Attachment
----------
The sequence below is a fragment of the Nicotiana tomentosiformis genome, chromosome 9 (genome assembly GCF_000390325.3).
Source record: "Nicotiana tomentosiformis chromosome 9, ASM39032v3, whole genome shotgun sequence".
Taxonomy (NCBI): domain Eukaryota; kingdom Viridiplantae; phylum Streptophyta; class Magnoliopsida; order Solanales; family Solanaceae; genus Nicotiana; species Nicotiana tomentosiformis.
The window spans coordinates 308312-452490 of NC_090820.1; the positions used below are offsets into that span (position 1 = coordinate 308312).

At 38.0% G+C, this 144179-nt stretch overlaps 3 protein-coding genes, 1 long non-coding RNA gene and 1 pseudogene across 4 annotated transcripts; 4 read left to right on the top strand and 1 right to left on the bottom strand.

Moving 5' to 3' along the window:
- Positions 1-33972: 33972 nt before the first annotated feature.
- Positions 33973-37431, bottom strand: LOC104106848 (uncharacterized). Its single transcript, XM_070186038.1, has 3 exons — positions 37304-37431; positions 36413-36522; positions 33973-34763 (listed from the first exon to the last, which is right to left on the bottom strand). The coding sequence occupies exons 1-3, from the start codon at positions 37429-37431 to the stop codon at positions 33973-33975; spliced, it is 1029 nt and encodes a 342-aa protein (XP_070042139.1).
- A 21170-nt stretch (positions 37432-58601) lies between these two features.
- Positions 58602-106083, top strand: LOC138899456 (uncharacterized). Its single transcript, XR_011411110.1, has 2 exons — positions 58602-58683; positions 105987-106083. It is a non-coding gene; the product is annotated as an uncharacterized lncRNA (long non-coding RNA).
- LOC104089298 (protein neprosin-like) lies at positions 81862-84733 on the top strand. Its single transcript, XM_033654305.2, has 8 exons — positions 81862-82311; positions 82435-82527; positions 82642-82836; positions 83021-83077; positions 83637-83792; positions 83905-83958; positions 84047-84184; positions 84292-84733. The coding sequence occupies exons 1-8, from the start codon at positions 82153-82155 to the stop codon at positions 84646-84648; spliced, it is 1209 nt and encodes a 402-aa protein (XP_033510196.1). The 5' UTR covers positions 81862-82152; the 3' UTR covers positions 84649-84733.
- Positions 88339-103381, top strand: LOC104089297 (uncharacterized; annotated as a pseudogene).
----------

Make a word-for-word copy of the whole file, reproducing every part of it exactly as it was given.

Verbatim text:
The sequence below is a fragment of the Nicotiana tomentosiformis genome, chromosome 9 (genome assembly GCF_000390325.3).
Source record: "Nicotiana tomentosiformis chromosome 9, ASM39032v3, whole genome shotgun sequence".
Taxonomy (NCBI): domain Eukaryota; kingdom Viridiplantae; phylum Streptophyta; class Magnoliopsida; order Solanales; family Solanaceae; genus Nicotiana; species Nicotiana tomentosiformis.
The window spans coordinates 308312-452490 of NC_090820.1; the positions used below are offsets into that span (position 1 = coordinate 308312).

At 38.0% G+C, this 144179-nt stretch overlaps 3 protein-coding genes, 1 long non-coding RNA gene and 1 pseudogene across 4 annotated transcripts; 4 read left to right on the top strand and 1 right to left on the bottom strand.

Moving 5' to 3' along the window:
- Positions 1-33972: 33972 nt before the first annotated feature.
- Positions 33973-37431, bottom strand: LOC104106848 (uncharacterized). Its single transcript, XM_070186038.1, has 3 exons — positions 37304-37431; positions 36413-36522; positions 33973-34763 (listed from the first exon to the last, which is right to left on the bottom strand). The coding sequence occupies exons 1-3, from the start codon at positions 37429-37431 to the stop codon at positions 33973-33975; spliced, it is 1029 nt and encodes a 342-aa protein (XP_070042139.1).
- A 21170-nt stretch (positions 37432-58601) lies between these two features.
- Positions 58602-106083, top strand: LOC138899456 (uncharacterized). Its single transcript, XR_011411110.1, has 2 exons — positions 58602-58683; positions 105987-106083. It is a non-coding gene; the product is annotated as an uncharacterized lncRNA (long non-coding RNA).
- LOC104089298 (protein neprosin-like) lies at positions 81862-84733 on the top strand. Its single transcript, XM_033654305.2, has 8 exons — positions 81862-82311; positions 82435-82527; positions 82642-82836; positions 83021-83077; positions 83637-83792; positions 83905-83958; positions 84047-84184; positions 84292-84733. The coding sequence occupies exons 1-8, from the start codon at positions 82153-82155 to the stop codon at positions 84646-84648; spliced, it is 1209 nt and encodes a 402-aa protein (XP_033510196.1). The 5' UTR covers positions 81862-82152; the 3' UTR covers positions 84649-84733.
- Positions 88339-103381, top strand: LOC104089297 (uncharacterized; annotated as a pseudogene).